I’m attending the annual PETE&C conference right now, as I have for the past seven years. Professionally, I love getting to gather with like-minded teachers and admin and exchanging ideas and learning new things, but I also hate leaving my kids. I also hate to think what my 5 classes of 6-8th graders are up to with a sub for a few days.
We all know that our students don’t act the same way when we aren’t there and that the same quality of learning doesn’t happen. I wanted to find a way to make my absence have a minimal impact on my students.
I’ve been reading/tip-toeing about/around flipped learning for some time and I love the concept, but it’s not really flipped learning if you aren’t there in my opinion. Flipped learning is all about having students get a base of knowledge of content outside of the classroom so that you can focus on need areas/work when they are in the classroom. That doesn’t work if you aren’t in the classroom.
What I Do
Instead of the traditional flipped classroom, I run a hybrid of sorts. In a nutshell, I record my expectations, mini-lesson, create content and support materials, and actively moderate class comments. Let’s break it down:
I like to create a 1 minute-ish video for all of my classes to set proper expectations of what needs to be done in order to have a successful learning environment. I include our school’s values, classroom values, classroom procedures and rules, and urge students to be responsible for themselves. This helps frame things for students who may have forgotten that having a sub doesn’t mean that you have a “free day.” It also helps the sub because the sub isn’t the one saying “no,” it’s me. There’s no question about classroom rules and expectations because I set them for everyone.
The next thing I do is create a brief video covering the content needed to complete the lesson and instructions for what is needed. I keep these videos under 5 minutes at most and I usually aim for a sub-four minute video. The quick videos mean that students are sitting for too long listening to me talk and it keeps the content fresh in their minds. Also, if they miss something, they can quickly find it.
If I made a 15-minute long video, it would be much more difficult to find one small part that is needed to complete the lesson. As you can see the video above is only 3:31 long and has my face in it. I’m not sure if having your face in the video is necessary, but I’ve found that I get better work done more quickly when I put myself in it.
3 and 4. Create content and find support materials
After creating the mini-lesson I then look for supporting websites, videos, readings, etc to make sure my students have everything they need to complete the lesson. I try to find on grade level material, but often it isn’t there (content producers really miss the middle school boat). If it doesn’t exist, I will make it. If it isn’t age appropriate, I will adapt it to fit the needs of my students.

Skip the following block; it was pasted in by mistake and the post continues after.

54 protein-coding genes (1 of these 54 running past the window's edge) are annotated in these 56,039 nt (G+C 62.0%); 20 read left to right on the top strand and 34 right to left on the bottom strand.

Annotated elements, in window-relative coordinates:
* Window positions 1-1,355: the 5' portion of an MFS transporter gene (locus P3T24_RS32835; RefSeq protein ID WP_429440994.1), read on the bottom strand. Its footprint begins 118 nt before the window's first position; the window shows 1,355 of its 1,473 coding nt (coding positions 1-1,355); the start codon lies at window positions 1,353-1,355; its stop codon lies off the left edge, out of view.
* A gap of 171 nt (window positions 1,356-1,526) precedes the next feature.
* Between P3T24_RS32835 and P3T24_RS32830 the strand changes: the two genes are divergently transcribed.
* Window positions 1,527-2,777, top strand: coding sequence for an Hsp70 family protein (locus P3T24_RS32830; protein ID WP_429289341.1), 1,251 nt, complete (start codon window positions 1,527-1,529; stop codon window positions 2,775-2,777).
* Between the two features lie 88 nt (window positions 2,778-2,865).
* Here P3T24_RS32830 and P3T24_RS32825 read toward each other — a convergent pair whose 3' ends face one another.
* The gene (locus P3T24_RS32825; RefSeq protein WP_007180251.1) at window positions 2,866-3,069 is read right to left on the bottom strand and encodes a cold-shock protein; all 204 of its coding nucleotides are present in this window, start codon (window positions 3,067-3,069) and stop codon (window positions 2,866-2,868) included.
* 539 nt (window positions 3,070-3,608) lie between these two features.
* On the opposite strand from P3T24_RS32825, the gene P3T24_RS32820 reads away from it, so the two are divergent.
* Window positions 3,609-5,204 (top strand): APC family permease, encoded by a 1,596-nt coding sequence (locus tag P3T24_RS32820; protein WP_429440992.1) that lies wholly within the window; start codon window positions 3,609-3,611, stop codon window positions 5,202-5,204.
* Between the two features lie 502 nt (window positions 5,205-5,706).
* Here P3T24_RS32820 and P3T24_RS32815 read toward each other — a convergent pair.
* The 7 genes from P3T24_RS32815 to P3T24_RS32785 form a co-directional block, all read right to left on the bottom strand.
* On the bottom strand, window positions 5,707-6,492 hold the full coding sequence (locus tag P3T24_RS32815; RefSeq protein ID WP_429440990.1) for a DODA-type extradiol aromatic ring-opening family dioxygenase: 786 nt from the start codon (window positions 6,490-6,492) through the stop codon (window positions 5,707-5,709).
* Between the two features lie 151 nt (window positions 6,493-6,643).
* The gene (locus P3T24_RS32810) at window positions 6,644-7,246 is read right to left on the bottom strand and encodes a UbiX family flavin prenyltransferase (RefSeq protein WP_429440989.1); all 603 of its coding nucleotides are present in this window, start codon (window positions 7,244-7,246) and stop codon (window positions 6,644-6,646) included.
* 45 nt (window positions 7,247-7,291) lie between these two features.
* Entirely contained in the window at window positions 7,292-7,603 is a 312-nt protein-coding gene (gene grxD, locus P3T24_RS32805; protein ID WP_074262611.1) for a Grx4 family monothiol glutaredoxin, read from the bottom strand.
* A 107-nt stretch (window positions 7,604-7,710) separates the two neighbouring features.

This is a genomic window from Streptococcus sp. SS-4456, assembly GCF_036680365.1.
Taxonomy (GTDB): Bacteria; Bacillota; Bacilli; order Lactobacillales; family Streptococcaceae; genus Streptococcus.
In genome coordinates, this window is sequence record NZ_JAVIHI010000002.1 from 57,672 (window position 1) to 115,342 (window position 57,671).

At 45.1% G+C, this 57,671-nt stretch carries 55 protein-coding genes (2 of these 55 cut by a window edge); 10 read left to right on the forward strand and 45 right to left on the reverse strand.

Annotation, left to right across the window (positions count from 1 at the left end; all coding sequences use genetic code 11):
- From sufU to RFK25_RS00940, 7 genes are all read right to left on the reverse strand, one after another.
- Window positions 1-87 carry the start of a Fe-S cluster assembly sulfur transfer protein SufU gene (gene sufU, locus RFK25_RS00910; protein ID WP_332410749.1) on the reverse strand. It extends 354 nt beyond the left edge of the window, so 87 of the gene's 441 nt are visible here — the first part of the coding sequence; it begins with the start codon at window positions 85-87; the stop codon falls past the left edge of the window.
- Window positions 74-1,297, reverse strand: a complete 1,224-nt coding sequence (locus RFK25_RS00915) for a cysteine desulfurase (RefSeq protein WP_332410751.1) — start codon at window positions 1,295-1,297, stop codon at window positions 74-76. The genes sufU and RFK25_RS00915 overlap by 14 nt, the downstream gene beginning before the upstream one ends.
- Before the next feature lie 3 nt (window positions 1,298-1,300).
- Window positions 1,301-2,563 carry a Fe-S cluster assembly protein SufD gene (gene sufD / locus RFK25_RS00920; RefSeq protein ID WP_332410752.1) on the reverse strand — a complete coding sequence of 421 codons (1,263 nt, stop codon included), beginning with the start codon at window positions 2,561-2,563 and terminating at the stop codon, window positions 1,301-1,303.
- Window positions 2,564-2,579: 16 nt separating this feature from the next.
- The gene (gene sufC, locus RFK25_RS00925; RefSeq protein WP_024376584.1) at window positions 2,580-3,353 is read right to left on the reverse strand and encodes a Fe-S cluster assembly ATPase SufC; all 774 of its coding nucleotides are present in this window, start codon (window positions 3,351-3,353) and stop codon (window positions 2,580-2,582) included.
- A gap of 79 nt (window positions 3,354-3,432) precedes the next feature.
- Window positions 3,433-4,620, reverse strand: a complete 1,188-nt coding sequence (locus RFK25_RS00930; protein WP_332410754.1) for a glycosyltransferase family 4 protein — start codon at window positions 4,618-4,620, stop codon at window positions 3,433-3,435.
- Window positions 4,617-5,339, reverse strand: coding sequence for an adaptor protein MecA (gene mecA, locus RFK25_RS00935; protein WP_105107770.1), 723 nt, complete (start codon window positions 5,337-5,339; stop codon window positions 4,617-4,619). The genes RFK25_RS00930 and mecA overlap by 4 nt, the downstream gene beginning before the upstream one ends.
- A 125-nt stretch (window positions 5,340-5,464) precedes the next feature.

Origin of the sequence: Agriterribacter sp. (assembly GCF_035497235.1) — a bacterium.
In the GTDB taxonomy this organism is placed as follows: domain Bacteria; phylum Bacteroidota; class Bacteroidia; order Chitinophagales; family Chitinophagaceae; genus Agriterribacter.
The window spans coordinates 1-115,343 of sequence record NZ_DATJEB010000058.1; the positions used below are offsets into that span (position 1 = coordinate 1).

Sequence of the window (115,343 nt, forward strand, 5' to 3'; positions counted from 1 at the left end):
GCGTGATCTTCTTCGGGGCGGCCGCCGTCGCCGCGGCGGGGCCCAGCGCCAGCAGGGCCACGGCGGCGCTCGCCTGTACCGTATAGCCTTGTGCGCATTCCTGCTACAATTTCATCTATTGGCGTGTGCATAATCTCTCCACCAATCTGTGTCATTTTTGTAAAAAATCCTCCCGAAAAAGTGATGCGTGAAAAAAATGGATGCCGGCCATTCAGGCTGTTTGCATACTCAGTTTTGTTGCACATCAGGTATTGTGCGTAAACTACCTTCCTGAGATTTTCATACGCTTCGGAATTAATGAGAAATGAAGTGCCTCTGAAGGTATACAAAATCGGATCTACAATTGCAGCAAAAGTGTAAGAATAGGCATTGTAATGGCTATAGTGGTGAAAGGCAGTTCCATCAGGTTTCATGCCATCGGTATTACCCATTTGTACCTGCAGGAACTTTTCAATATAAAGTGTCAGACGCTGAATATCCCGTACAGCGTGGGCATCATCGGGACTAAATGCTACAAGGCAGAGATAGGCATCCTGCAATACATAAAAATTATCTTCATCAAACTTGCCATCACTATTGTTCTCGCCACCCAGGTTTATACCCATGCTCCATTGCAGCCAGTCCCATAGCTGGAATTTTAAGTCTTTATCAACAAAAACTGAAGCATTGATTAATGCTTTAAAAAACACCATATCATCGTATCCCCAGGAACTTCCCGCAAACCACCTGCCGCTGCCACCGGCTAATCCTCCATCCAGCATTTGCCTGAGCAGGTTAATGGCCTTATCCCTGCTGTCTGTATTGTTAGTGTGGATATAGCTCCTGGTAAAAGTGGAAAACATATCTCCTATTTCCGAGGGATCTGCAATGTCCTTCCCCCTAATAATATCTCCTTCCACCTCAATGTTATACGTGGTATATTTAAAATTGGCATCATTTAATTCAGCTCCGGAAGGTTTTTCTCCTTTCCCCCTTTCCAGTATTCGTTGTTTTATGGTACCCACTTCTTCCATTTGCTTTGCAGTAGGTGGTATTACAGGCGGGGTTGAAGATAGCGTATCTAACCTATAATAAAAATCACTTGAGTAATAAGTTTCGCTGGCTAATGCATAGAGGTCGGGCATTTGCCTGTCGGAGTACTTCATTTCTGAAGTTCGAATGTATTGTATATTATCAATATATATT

Everything I just described is essentially a flipped classroom with a little prep-work thrown it. The real key to this is moderating and participating in the classroom discussion. I use Google Classroom as my LMS and the comments section, while not great, is serviceable.
I can identify problems, ask students via private comments if they need help or make corrections, and engage in my classroom’s culture. I also get gems like this:
If a student is spamming the comments or in not engaging in the lesson objective, I can remove their ability to participate. The arrow in the image below shows that the student is muted. All of the comments they made in the assignment will be hidden from other students and the muted student will not be able to make any new comments.
Is it perfect, no, but I do find that I get a high level of engagement from my students. They know that even if I’m not in school that I’m still there for them. The comments shown were made today while I was attending the conference and I was able to interact with my students while I’m 2.5 hours away from the school building.
One of the other great things about Google Classroom is that I can open up their work as they are doing it and see if they are engaged.
If you are still here I’ve linked/embedded two resources below. The first is episode 91 of The House of EdTech podcast where I was interviewed about everything I just posted above.
If you want a quick-start guide for the general rules and principles I follow when creating content, videos, and anything else needed when I am out of the classroom click on the red PDF icon to the right.
Inside you will find a five-page PDF that gives you breakdown of everything you will need to do from planning to uploading. If you need help or have questions please let me know.